Deriving and extending the effectful semantics of F*
Microsoft Research
And invaluable collaborators:
Catalin Hritcu, Danel Ahman, Guido Martinez, Gordon Plotkin, Jonathan Protzenko, Aseem Rastogi, Chantal Keller, Antoine Delignat-Lavaud, Simon Forest, Karthikeyan Bhargavan, Cédric Fournet, Pierre-Yves Strub, Markulf Kohlweiss, Jean-Karim Zinzindohoue, Santiago Zanella-Béguelin, Daan Leijen, Nataliya Guts, Michael Hicks, Gavin Bierman, Clement Pit-Claudel, Perry Wang
The two, mostly disjoint sides of program verification research
Interactive proof assistants | Semi-automated verifiers of imperative programs | |||
---|---|---|---|---|
Coq, | CompCert, | air | Dafny, | Verve, |
Isabelle, | seL4, | FramaC, | IronClad, | |
Agda, | Bedrock, | Vcc, | miTLS | |
Lean, | Feit-Thompson | gap | Verifast, |
In the left corner: Arbitrarily expressive logics, but only purely functional programming
In the right: Only first-order logic, but rich, effectful programming
A general purpose, strict, higher-order effectful language
An SMT-based, semi-automated program verification tool,
On a foundation of dependent and inductive types
Also in the gap: ATS, HTT, Idris, Trellys, …
Everest: A verified, drop-in replacement for the HTTPS stack, built mainly using F*
TLS-1.2 and TLS-1.3:
Verified elliptic curve cryptography:
Compiled to OCaml by default, but a subset of F* compiled to C for efficiciency:
F* is programmed in F* and bootstraps in OCaml or F#.
ReVer: Microsoft Quantum Computing's verified compiler to reversible circuits
Wys*: A verified DSL for secure multi-party computations
F*: A fragment of F* formalized in F*
…
Case studies --
Language design ++
A mostly standard dependent type theory at the core:
match
, universe polymorphism
Plus, specific to F*
Extensional equality, works well with refinement types
Fixed points with termination based on well-founded orders
General recursion (non-termination)
Two classes of types (similar to call-by-push-value):
Two forms of refinement types with proof irrelevance …
x:t{}
inhabited by e:t
satisfying [e/x]
Some examples:
nat = x:int{x >= 0}
vec n a = l:list a {length l = n}
The proof of is never materialized
squash = _:unit{}
Unconditionally pure: Tot : Type -> CompType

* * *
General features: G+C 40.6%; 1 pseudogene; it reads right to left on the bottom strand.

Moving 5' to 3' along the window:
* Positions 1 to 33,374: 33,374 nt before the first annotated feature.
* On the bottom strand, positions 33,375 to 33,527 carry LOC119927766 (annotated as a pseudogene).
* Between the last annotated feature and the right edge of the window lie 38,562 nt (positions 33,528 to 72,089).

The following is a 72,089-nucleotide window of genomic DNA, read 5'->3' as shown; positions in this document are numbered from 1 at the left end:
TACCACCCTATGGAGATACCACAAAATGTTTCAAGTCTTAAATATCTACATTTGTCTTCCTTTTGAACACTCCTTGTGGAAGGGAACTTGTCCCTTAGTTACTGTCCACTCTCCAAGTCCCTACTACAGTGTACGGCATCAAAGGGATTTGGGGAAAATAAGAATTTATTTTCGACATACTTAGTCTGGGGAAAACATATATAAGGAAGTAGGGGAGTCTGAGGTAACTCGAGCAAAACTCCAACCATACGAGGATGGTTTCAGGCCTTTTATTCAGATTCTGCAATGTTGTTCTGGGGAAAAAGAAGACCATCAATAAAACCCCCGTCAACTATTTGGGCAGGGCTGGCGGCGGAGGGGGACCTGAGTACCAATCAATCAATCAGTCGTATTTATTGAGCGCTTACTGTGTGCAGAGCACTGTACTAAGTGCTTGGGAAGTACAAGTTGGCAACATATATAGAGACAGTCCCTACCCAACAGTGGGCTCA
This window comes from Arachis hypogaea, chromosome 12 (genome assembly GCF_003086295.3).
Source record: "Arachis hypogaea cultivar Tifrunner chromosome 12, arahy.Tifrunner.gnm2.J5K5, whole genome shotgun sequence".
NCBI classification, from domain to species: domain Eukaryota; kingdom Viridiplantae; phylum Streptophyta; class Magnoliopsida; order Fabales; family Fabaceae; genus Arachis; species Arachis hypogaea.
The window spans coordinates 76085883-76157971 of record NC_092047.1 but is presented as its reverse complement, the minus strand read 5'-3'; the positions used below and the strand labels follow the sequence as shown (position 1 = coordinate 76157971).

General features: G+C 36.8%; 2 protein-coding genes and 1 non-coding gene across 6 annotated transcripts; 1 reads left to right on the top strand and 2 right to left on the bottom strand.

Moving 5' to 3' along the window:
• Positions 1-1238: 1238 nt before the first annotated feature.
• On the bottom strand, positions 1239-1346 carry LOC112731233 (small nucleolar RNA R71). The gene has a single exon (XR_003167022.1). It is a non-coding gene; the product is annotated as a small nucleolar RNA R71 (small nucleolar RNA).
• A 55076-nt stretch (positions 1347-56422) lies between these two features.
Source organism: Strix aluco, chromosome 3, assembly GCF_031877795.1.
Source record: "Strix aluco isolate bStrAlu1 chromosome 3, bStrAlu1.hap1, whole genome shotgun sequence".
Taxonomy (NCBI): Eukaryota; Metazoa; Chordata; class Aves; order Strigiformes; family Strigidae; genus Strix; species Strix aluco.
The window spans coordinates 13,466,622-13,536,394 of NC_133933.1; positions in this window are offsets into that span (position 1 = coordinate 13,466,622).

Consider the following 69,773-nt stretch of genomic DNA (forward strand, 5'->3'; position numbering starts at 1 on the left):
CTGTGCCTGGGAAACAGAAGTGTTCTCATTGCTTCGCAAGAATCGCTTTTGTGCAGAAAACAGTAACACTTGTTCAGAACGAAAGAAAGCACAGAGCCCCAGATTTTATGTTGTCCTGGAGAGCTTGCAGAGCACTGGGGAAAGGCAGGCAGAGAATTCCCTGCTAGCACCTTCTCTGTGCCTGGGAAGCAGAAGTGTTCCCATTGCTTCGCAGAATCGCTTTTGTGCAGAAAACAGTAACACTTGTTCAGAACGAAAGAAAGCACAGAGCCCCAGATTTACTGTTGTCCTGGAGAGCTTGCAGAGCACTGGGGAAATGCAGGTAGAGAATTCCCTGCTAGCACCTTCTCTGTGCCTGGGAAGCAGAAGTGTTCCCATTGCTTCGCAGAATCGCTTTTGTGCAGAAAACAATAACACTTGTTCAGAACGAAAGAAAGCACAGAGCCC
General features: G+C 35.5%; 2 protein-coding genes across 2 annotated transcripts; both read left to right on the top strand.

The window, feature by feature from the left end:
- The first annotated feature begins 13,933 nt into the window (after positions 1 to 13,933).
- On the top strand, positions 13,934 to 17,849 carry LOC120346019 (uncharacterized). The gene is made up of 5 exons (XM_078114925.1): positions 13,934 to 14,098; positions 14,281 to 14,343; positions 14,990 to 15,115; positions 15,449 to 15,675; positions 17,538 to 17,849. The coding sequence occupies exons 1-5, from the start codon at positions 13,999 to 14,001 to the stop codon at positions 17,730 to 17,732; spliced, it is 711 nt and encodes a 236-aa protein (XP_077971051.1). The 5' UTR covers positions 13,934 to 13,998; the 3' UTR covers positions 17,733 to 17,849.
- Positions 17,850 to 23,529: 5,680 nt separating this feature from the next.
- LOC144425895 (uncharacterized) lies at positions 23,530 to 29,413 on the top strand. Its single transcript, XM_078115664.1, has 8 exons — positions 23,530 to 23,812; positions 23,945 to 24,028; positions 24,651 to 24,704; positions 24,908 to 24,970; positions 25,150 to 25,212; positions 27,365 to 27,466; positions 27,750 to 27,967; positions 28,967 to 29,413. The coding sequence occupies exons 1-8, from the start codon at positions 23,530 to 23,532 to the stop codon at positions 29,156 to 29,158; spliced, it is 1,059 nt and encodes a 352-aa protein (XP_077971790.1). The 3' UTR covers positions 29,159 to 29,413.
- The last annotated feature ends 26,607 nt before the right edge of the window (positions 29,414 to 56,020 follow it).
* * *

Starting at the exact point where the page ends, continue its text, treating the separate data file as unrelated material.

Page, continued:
1 + 1 : Tot nat
Conditionally pure:
Pure : a:Type -> wp:((a -> Type) -> Type) -> CompType
e: t wp
terminates satisfying post e
, if wp post
is valid
factorial x : Pure int (fun post -> x >=0 /\ forall y. y >= 0 ==> post y)
Divergent terms with partial correctness specs:
Div : a:Type -> wp:((a -> Type) -> Type) -> CompType
e : Div t wp
may diverge, but e r /\ wp post ==> post r
let rec eval = function
| App (Lam x e) e' -> eval (subst (x, e') e)
| ...
: term -> Div term (fun post -> forall (x:term). post x)
Canonical, recursive implementation of quicksort
let rec quicksort f = function
| [] -> []
| pivot::tl -> let hi, lo = partition (f pivot) tl in
quicksort f lo @ pivot::quicksort f hi
Total correctness of quicksort, proven via a combination of F* type-checking and SMT solving
val quicksort: f:total_order a
-> l:list a
-> Tot
(m:list a{sorted f m /\ forall i. count i l = count i m})
(decreases (length l))
Plus some quicksort-specific lemmas about partition
and @
val quicksort: f:total_order a
-> l:list a
-> Tot //Total function: semantic termination checking
(m:list a{sorted f m /\ forall i. count i l = count i m})
(decreases (length l)) //termination metric
From library:
let rec length = function [] -> 0 | _::tl -> 1 + length l
val quicksort: f:total_order a
-> l:list a
-> Tot (m:list a{sorted f m /\ forall i. count i l = count i m})
(* ^^^^^^^^^^^refinement types^^^^^^^^^^^^^^^ *)
From library:
let rec sorted f = function
| [] | [_] -> true
| x::y::tl -> f x y && sorted f (y::tl)
let rec count i = function
| [] -> 0
| hd::tl when i=hd -> 1 + count tl
| _::tl -> count tl
val quicksort: f:total_order a //refinements at higher order
-> l:list a
-> Tot (m:list a{sorted f m /\ forall i. count i l = count i m})
From library:
type total_order a = f:(a -> a -> Tot bool){
(forall a. f a a) (* reflexivity *)
/\ (forall a1 a2. f a1 a2 /\ f a2 a1 ==> a1 = a2) (* anti-symmetry *)
/\ (forall a1 a2 a3. f a1 a2 /\ f a2 a3 ==> f a1 a3) (* transitivity *)
/\ (forall a1 a2. f a1 a2 \/ f a2 a1) (* totality *)
}
For example, a simply-typed implementation of first-order unification - with lexicographic orders for termination
val unify : e:eqns -> list subst -> Tot (option (list subst))
(decreases %[n_evars e; efuns e; n_flex_rhs e])
let rec unify e s = match e with
| [] -> Some s
| (V x, t)::tl ->
if is_V t && V.i t = x then unify tl s //t is a flex-rhs
else if occurs x t then None
else (vars_decrease_eqns x t tl;
unify (lsubst_eqns [x,t] tl) ((x,t)::s))
| (t, V x)::tl -> //flex-rhs
evars_permute_hd t (V x) tl;
unify ((V x, t)::tl) s
| (F t1 t2, F t1' t2')::tl -> //efuns reduces
evars_unfun t1 t2 t1' t2' tl;
unify ((t1, t1')::(t2, t2')::tl) s
A separate lemma proving total correctess of unify